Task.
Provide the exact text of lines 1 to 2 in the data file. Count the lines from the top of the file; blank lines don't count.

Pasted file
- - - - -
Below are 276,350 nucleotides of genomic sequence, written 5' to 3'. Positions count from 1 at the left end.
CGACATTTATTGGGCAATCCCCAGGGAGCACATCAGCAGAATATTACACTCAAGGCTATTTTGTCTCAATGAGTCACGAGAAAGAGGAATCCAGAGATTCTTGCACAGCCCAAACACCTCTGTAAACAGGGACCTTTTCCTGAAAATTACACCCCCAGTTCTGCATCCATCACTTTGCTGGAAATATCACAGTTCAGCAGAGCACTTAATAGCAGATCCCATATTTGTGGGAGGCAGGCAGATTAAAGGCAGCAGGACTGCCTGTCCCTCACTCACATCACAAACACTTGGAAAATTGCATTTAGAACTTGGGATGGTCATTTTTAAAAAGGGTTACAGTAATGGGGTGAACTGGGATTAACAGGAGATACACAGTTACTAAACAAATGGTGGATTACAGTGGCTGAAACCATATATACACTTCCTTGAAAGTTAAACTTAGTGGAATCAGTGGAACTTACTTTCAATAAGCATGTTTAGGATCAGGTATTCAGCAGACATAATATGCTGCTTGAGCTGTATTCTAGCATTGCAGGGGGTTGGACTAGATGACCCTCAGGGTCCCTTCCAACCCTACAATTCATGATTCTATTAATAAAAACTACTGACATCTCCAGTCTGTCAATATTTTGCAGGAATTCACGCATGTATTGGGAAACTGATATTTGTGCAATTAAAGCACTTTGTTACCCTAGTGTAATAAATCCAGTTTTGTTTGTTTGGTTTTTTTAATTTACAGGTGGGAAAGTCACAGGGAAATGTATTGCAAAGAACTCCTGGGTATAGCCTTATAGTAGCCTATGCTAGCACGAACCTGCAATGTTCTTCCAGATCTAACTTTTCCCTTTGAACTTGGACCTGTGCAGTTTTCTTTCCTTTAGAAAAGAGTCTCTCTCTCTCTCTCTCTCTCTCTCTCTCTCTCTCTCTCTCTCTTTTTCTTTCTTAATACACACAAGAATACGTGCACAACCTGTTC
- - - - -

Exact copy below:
Below are 276,350 nucleotides of genomic sequence, written 5' to 3'. Positions count from 1 at the left end.
CGACATTTATTGGGCAATCCCCAGGGAGCACATCAGCAGAATATTACACTCAAGGCTATTTTGTCTCAATGAGTCACGAGAAAGAGGAATCCAGAGATTCTTGCACAGCCCAAACACCTCTGTAAACAGGGACCTTTTCCTGAAAATTACACCCCCAGTTCTGCATCCATCACTTTGCTGGAAATATCACAGTTCAGCAGAGCACTTAATAGCAGATCCCATATTTGTGGGAGGCAGGCAGATTAAAGGCAGCAGGACTGCCTGTCCCTCACTCACATCACAAACACTTGGAAAATTGCATTTAGAACTTGGGATGGTCATTTTTAAAAAGGGTTACAGTAATGGGGTGAACTGGGATTAACAGGAGATACACAGTTACTAAACAAATGGTGGATTACAGTGGCTGAAACCATATATACACTTCCTTGAAAGTTAAACTTAGTGGAATCAGTGGAACTTACTTTCAATAAGCATGTTTAGGATCAGGTATTCAGCAGACATAATATGCTGCTTGAGCTGTATTCTAGCATTGCAGGGGGTTGGACTAGATGACCCTCAGGGTCCCTTCCAACCCTACAATTCATGATTCTATTAATAAAAACTACTGACATCTCCAGTCTGTCAATATTTTGCAGGAATTCACGCATGTATTGGGAAACTGATATTTGTGCAATTAAAGCACTTTGTTACCCTAGTGTAATAAATCCAGTTTTGTTTGTTTGGTTTTTTTAATTTACAGGTGGGAAAGTCACAGGGAAATGTATTGCAAAGAACTCCTGGGTATAGCCTTATAGTAGCCTATGCTAGCACGAACCTGCAATGTTCTTCCAGATCTAACTTTTCCCTTTGAACTTGGACCTGTGCAGTTTTCTTTCCTTTAGAAAAGAGTCTCTCTCTCTCTCTCTCTCTCTCTCTCTCTCTCTCTCTCTCTCTTTTTCTTTCTTAATACACACAAGAATACGTGCACAACCTGTTC